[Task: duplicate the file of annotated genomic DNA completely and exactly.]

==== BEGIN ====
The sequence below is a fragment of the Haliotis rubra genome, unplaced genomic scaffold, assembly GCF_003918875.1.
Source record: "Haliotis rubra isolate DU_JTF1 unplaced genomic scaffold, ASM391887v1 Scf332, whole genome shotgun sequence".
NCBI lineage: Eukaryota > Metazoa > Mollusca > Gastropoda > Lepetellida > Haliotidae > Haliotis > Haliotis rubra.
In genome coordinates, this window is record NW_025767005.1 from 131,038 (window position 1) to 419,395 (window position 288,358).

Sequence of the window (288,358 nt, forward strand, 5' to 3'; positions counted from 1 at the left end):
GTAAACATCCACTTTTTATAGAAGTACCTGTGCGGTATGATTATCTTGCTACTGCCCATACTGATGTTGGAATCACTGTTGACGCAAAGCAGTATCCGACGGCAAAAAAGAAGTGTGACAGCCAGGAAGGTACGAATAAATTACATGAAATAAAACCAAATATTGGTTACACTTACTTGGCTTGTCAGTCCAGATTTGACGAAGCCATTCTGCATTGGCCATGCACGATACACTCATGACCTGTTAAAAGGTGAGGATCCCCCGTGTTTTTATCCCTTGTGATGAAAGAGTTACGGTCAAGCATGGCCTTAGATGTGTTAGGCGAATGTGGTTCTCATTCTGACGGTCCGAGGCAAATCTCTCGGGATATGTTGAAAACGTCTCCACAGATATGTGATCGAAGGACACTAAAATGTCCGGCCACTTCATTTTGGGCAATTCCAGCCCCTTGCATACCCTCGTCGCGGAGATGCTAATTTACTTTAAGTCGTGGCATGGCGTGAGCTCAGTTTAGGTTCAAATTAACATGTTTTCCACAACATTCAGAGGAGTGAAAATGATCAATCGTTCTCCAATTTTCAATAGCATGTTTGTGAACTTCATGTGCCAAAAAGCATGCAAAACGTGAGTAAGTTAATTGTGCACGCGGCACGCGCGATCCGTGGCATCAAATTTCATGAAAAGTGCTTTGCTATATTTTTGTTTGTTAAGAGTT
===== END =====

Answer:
The sequence below is a fragment of the Haliotis rubra genome, unplaced genomic scaffold, assembly GCF_003918875.1.
Source record: "Haliotis rubra isolate DU_JTF1 unplaced genomic scaffold, ASM391887v1 Scf332, whole genome shotgun sequence".
NCBI lineage: Eukaryota > Metazoa > Mollusca > Gastropoda > Lepetellida > Haliotidae > Haliotis > Haliotis rubra.
In genome coordinates, this window is record NW_025767005.1 from 131,038 (window position 1) to 419,395 (window position 288,358).

Sequence of the window (288,358 nt, forward strand, 5' to 3'; positions counted from 1 at the left end):
GTAAACATCCACTTTTTATAGAAGTACCTGTGCGGTATGATTATCTTGCTACTGCCCATACTGATGTTGGAATCACTGTTGACGCAAAGCAGTATCCGACGGCAAAAAAGAAGTGTGACAGCCAGGAAGGTACGAATAAATTACATGAAATAAAACCAAATATTGGTTACACTTACTTGGCTTGTCAGTCCAGATTTGACGAAGCCATTCTGCATTGGCCATGCACGATACACTCATGACCTGTTAAAAGGTGAGGATCCCCCGTGTTTTTATCCCTTGTGATGAAAGAGTTACGGTCAAGCATGGCCTTAGATGTGTTAGGCGAATGTGGTTCTCATTCTGACGGTCCGAGGCAAATCTCTCGGGATATGTTGAAAACGTCTCCACAGATATGTGATCGAAGGACACTAAAATGTCCGGCCACTTCATTTTGGGCAATTCCAGCCCCTTGCATACCCTCGTCGCGGAGATGCTAATTTACTTTAAGTCGTGGCATGGCGTGAGCTCAGTTTAGGTTCAAATTAACATGTTTTCCACAACATTCAGAGGAGTGAAAATGATCAATCGTTCTCCAATTTTCAATAGCATGTTTGTGAACTTCATGTGCCAAAAAGCATGCAAAACGTGAGTAAGTTAATTGTGCACGCGGCACGCGCGATCCGTGGCATCAAATTTCATGAAAAGTGCTTTGCTATATTTTTGTTTGTTAAGAGTT